Ed Emshwiller, who died in 1990 at age 65, was one of those multimedia artists who tried so many different things that his name got a little lost in late 20th-century art history. Now, thanks to exhibitions running concurrently at the Lightbox Film Center and the University of the Arts, Emshwiller’s groundbreaking work is getting the recognition it deserves.
“Dream Dance: The Art of Ed Emshwiller” brings together Emshwiller’s films — being screened at Lightbox — and his videos, sketches, paintings, illustrations, and ephemera, on exhibit at UArts’ Rosenwald-Wolf Gallery.
Emshwiller wasn’t a dabbler; he was an accomplished polymath. Between 1951 and 1964 (and occasionally after that), the Michigan-born artist created hundreds of book-cover paintings and page illustrations for science-fiction paperbacks and magazines. He earned five Hugo Awards in sci-fi publishing.
In the late 1950s, Emshwiller also began making expressionistic abstract paintings and recording his progress in short, stop-motion films. A Ford Foundation grant in 1964 paved the way for filmmaking that was more experimental. By the 1970s he was also creating multimedia performance pieces and working as a cinematographer on documentaries.
In 1987, while serving as dean at the California Institute of the Arts’ film school, he created the pioneering electronic video opera, Hunger, in partnership with composer Morton Subotnick.
At the Rosenwald-Wolf Gallery, the brilliance of Emshwiller’s mind is clear from his earliest works, including a complex ink-on-paper drawing he made at age 14, signed “Eddie Emshwiller ’39.” There’s a masterful self-portrait from 1942, a few years later.
After serving in World War II, Emshwiller studied art at the University of Michigan, the Ecole des Beaux Arts in Paris, and the Art Students League of New York. By 1947, he was drawing and painting grotesque figures in bizarre scenes that seem to have been influenced by Salvador Dali’s surrealist paintings, Francisco Goya’s gruesome The Disasters of War, and comic strips of the day.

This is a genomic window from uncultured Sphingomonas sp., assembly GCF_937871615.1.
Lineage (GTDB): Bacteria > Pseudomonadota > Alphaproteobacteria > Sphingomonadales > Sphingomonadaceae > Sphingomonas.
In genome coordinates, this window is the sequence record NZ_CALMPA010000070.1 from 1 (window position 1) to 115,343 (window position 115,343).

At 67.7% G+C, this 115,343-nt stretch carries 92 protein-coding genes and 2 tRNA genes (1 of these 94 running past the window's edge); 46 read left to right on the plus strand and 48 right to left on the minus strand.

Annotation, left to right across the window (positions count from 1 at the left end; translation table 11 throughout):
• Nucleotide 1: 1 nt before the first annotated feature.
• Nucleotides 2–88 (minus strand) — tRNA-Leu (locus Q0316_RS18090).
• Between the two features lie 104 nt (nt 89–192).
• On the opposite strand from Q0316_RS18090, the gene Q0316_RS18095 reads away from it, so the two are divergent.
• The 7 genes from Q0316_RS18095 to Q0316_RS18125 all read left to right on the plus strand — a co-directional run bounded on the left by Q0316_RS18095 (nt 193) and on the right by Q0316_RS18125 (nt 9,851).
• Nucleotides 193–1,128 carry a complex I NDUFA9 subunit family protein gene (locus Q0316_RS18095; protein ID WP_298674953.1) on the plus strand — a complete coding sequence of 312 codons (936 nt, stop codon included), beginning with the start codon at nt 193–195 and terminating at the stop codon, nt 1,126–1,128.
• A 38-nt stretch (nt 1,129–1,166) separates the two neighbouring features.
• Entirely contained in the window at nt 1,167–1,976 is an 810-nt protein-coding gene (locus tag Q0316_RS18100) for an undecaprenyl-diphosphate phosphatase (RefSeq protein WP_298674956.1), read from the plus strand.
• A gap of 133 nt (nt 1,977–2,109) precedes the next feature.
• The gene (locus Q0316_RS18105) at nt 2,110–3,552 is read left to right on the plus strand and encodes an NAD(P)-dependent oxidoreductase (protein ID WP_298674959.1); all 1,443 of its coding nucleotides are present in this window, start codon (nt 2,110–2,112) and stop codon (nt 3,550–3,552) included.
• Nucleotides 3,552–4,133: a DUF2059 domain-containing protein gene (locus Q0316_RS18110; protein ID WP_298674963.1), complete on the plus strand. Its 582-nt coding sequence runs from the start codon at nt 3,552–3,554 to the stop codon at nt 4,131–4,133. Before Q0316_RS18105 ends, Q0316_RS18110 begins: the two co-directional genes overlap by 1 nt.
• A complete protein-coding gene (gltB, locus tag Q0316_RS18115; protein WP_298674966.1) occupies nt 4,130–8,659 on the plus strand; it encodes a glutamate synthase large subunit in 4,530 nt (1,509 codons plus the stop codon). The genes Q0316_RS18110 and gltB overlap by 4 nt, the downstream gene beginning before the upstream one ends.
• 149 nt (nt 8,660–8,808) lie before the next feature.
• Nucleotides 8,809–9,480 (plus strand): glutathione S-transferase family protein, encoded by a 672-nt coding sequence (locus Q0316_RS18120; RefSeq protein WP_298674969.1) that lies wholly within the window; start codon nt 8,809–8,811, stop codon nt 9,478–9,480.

From there, Emshwiller’s cover art for sci-fi publications seems like a natural development. The UArts exhibition includes an enormous display of sci-fi paperbacks with Emshwiller’s covers. His vivid paintings were so compelling that publishers would occasionally buy them first and then assign an author to write a story based on them.
Abstract painting was not Emshwiller’s strong suit, judging from the few offerings here. Representational painting seems to have stymied him, too, as in a moody portrait of his wife, Carol.
The videos in the Rosenwald-Wolf exhibition are much better, including his iconic computer-generated, 3D Sunstone (1978) and Skin Matrix (1984). In these, as with his book work, he seems driven to express his out-there ideas to the fullest degree possible, but in a way that might resonate with anyone, not just those well versed in contemporary art.
The new exhibition “Or Both,” organized by Mia Locks from the Museum of Contemporary Art Los Angeles, is the first of three shows being put together by visiting curators for a new series at Moore College of Art & Design — and it augurs great things for the series’ future.
Locks’ show highlights enamel paintings by Austrian-born artist Ulrike Müller, which appear alongside works by others, including Martin Beck, Barbara Chase-Riboud, Jennie C. Jones, Eric N. Mack, Medrie MacPhee, Dona Nelson, and Deborah Remington.
It’s a quirky, sophisticated show, and a good start. (And if the curator’s name rings a bell, it could be because she’s the daughter of Sueyun Locks, director of Philadelphia’s Locks Gallery.)
The next visiting curator in the Moore series will be Kalia Brooks Nelson, who teaches at NYU’s Tisch School of the Arts, followed by Charlotta Kotik, former head of the Brooklyn Museum’s modern and contemporary art department.
Through Dec. 7 at the Galleries at Moore, Moore College of Art & Design, 1916 Race St., 11 a.m.-5 p.m. Mon.-Sat. 215-965-4027 or moore.edu/the-galleries-at-moore.
"Philadelphia Then and Now: 1950-2019” is a terrific show of craft-oriented works that’s open only by appointment and closes a week from now. It’s worth your trouble to fit it in.
The exhibition, at the Globe Dye Works building in Frankford, offers a selection of recent craft-oriented works curated by Bertrand Productions, plus earlier works selected by Philadelphia craft-art doyenne, Helen W. Drutt English.
It’s a who’s who of Philadelphia-based artists, including Harry Anderson, Jill Bonovitz, Lewis Knauss, Robert Lugo, Sharyn O’Mara, Judith Schaecter, Ken Vavrek, and more.